This past month, I received as payment for passing my first major IT certification from my boss the Absolute Transmetropolitan Volumes 1-3. The pitch of Transmetropolitan alone is enticing, but the execution is really cool: in the distant future a gonzo journalist cover the sprawling subcultures in a pan-continental future city, known simply as “The City.” The series emphasizes the strength of the speculative fiction genre, which revolves around the dissection of current issues, juxtaposed to multiple hypothetical settings. Even though Transmetropolitan ran from 1997 to 2002, the series covers a multitude of issues affecting us, the American people, as we speak. Its execution is almost prescient! Though the ending was anticlimactic, the sum of its parts highlights the beauty of society and its vastness. That there could be such a thing surprises us, but it’s always nice to be reminded.

That is why we (Desmond and I) started Rune Bear. The truth lies in the weird and the strange, truly. Everything is so bedazzled in consumerism and commercialism, that "reality" has become fake. Globalism, for all its goal of unifying people, only means (practically) that our goods are made by slaves that we cannot see and wars are localized, compartmentalized, and spectated. Speculative fiction uncovers the disparities at work in society. The City of God is so far away, while the City of Man is on fire and gilded with rancid Trump Steaks.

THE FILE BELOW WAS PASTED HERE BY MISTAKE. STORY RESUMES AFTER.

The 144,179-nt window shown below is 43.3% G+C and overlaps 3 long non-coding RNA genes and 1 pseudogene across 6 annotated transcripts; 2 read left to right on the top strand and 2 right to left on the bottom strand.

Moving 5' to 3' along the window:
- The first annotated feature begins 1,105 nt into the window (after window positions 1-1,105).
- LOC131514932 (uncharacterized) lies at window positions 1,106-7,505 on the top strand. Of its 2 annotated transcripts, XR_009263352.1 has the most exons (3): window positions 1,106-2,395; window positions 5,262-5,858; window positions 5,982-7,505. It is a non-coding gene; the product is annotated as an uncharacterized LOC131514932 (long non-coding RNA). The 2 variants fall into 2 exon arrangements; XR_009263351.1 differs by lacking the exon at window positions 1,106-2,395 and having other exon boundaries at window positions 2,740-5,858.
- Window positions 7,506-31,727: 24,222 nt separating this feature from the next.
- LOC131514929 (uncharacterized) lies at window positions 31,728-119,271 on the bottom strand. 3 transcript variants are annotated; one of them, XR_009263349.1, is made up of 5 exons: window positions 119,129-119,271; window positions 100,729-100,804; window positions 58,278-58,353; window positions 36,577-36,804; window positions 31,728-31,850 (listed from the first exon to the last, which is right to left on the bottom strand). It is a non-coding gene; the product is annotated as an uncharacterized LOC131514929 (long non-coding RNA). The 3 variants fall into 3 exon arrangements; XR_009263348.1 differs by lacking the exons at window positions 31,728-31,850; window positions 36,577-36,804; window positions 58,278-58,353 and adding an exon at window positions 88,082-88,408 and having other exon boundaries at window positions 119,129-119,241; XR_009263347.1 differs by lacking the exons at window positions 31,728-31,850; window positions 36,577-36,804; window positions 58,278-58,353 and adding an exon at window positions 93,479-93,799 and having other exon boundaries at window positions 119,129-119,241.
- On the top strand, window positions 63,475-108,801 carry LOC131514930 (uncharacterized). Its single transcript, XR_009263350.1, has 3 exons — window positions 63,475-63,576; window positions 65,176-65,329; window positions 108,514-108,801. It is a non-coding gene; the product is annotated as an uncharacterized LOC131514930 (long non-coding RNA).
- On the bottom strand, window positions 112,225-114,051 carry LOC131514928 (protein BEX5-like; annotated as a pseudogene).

Desmond and I have fun though. Weird is fun.

I think the joy we make of it comes from the implicative nature of the stories we receive. Seeing the world as it could be forces us to reflect on the present and ask the poignant question, “is this how it has to be?”

Recently, I should announce, I was able to go an entire week without taking my clonazepam. It's a huge milestone for me and it feels good to not have to rely on my "get-out-of-jail" pill to weather the anxiety storms. Someday I hope to stop taking Zoloft also, but I'll cross the bridge when I get there.

New Year. New Life. Exciting things are afoot and I can't wait to share them with you!

Wednesday, December 19, 2018

The Truth About Writing Books

#TheStruggleIsReal